Bombing Of Colorado Springs NAACP Office Results In No Injuries, One Person of Interest

Yesterday morning, an improvised explosive device was detonated outside building headquarters for the Colorado Springs chapter of the NAACP. Though a gasoline canister with an incendiary device was placed near the bomb, it failed to ignite. The blast shook the building and scorched an exterior wall, but no people were injured.

The bombing happened shortly before 11 a.m. with three employees in the building, back for their first day of regular work following the holidays. The building that houses the NAACP office is also home to an income tax center and Mr. G’s Hair Design Studio, a salon with predominantly Black customers.

In a statement, the FBI disclosed a single person of interest at this time: “a Caucasian male, approximately 40 years of age, and balding. He may be driving a 2000 or older model dirty, white pick-up truck with paneling, a dark colored bed liner, open tailgate, and a missing or covered license plate.”

Colorado Springs police investigate the scene of an explosion Tuesday, Jan. 6, 2014, near the Colorado Springs chapter of the NAACP. (The Gazette, Christian Murdock)

Colorado Springs police investigate the scene of an explosion Tuesday, Jan. 6, 2014, near the Colorado Springs chapter of the NAACP. (The Gazette, Christian Murdock)

Among the NAACP’s most recent activities, the Legal Defense and Educational Fund submitted a letter on Monday to St. Louis County Circuit Judge Maura McShane asking for a special prosecutor-led investigation of the grand jury proceedings on the Darren Wilson/Mike Brown case.

“We believe in civil rights for all, and really we won’t work in fear and we won’t be deterred,” said Henry Allen Jr., president of the chapter. “We’ll move on. … This won’t deter us from doing the job we want to do in the community.” The NAACP looks forward to a full and thorough investigation by federal agents and local law enforcement.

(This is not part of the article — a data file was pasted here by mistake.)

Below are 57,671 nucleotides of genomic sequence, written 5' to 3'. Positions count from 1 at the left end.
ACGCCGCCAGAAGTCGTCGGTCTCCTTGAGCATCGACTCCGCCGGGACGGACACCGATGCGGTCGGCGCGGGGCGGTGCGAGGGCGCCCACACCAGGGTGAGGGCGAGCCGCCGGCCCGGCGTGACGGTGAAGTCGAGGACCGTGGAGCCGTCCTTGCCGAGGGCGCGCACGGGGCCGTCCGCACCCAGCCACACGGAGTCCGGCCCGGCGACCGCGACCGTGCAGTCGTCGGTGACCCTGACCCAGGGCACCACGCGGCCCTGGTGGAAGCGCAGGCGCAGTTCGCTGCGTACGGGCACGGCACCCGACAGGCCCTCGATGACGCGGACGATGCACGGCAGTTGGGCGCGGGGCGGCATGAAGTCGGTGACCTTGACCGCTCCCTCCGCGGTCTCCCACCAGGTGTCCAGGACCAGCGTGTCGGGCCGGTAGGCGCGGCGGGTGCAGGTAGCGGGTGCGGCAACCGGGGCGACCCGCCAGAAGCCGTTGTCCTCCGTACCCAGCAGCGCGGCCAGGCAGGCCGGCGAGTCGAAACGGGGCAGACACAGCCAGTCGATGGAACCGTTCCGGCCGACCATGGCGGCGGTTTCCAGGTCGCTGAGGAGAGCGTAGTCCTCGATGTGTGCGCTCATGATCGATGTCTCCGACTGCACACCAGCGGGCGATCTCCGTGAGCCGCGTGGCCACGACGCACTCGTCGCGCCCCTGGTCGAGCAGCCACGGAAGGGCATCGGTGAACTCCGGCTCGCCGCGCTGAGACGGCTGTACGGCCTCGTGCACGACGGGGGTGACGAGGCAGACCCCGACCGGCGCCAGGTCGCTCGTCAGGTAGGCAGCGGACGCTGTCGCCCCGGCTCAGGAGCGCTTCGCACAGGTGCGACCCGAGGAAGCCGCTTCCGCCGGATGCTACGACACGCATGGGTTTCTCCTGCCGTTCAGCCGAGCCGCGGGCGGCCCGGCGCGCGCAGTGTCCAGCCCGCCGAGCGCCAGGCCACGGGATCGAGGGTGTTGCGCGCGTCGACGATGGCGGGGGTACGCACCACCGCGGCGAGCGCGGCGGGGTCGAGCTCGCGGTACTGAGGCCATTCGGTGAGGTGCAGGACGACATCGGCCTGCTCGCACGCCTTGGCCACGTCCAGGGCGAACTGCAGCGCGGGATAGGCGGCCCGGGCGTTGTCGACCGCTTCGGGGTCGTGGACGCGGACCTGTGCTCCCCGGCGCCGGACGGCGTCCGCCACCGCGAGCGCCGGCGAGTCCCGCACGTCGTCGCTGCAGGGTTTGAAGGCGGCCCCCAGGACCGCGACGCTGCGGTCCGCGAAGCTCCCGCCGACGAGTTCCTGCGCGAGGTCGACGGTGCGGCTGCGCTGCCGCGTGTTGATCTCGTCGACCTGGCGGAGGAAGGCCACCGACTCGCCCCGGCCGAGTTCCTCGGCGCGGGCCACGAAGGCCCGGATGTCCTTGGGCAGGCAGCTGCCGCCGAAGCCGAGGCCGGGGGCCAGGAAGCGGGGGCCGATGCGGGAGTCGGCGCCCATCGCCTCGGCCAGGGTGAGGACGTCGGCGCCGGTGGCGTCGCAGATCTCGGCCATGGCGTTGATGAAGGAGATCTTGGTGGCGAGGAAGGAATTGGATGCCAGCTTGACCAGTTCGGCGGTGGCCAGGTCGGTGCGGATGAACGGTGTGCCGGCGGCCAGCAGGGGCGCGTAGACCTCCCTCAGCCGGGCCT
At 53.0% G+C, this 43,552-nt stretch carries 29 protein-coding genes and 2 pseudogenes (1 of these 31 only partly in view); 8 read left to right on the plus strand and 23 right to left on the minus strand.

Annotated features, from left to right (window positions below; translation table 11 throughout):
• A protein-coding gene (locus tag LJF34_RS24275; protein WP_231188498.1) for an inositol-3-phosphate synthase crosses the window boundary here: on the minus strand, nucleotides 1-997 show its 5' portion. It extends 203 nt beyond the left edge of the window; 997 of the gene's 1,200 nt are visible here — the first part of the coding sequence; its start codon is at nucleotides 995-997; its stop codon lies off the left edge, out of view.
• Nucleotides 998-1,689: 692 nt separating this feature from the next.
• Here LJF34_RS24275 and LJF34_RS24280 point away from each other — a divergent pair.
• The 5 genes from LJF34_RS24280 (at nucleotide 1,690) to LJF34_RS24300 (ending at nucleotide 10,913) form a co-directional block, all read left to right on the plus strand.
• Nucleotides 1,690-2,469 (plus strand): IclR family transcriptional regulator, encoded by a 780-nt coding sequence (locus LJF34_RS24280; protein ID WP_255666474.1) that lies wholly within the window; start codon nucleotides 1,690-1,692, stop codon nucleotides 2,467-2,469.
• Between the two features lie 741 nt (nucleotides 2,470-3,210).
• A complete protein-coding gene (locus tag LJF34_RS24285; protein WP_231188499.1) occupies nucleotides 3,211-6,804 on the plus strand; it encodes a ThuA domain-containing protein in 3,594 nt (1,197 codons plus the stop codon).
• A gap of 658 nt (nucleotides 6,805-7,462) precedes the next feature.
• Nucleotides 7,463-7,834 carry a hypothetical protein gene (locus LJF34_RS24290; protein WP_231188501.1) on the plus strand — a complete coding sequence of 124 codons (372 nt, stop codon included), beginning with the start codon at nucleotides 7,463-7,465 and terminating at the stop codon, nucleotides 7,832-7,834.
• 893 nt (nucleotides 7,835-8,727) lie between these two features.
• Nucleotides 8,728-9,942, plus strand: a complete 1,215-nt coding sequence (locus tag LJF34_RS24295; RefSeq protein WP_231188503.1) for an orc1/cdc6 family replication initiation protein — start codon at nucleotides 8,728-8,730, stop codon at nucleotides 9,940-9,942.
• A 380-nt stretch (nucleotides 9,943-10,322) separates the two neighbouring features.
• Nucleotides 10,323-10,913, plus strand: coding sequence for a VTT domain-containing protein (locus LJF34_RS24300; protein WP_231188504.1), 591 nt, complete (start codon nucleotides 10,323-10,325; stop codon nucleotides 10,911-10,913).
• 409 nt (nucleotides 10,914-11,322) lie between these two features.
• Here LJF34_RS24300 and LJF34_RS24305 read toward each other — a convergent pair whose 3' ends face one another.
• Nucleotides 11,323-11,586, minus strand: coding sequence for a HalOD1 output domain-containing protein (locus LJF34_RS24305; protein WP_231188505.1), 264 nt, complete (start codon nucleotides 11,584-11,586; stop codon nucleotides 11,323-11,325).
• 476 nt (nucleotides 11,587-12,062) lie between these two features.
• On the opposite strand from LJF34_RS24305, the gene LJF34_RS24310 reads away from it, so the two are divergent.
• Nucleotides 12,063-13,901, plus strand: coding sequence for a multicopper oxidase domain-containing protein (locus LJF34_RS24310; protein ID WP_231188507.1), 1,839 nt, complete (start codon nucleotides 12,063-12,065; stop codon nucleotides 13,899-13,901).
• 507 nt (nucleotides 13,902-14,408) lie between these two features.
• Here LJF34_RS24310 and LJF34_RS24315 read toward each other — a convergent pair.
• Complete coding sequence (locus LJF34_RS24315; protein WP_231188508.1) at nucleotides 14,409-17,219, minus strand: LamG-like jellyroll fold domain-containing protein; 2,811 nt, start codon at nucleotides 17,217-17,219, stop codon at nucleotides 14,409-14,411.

While no specific threat was made by the bomber, there is a long history of white supremacists conducting terrorist bombings against the NAACP and Black communities. Prominent NAACP members Harriette and Harry T. Moore were killed in a bombing of their home on Christmas day in 1951. During the early 1960s, the city of Birmingham, Alabama became known as “Bombingham” due to frequent bombings targeting Black homes and churches. In 1993, the main NAACP offices were bombed in a series of anti-Black terrorist attacks.

The NAACP is the oldest civil rights organization in the United States. Anyone with information about the crime is asked to call the Denver FBI’s tip line at 303-435-7787.

Laura Mandanas is a Filipina American living in Boston. By day, she works as an industrial engineer. By night, she is beautiful and terrible as the morn, treacherous as the seas, stronger than the foundations of the Earth. All shall love her and despair. Follow her: @LauraMWrites.

Laura has written 211 articles for us.

7 Comments

  1. It probably wasn’t on the news (at least not heavily) because there were no deaths.. which is messed up. So thank you, Laura, for informing us on this! I’m so glad no one was hurt.

  2. The very day this bombing happened I was going through some old papers and happened upon a packet from high school English in it was the poem Ballad of Birmingham.

    I know I’d read it a book or something long before high school because in my mind the word bombing is forever connected with the image of a little girl’s once shiny shoe dusty, surrounded with rubble.

    I want to hope for a better future where words of violence don’t feel connected to black bodies.

    Please let this man be a lone idiot that gets prosecuted to the fullest extent of the law. Please let him not a symbol or hero to others.

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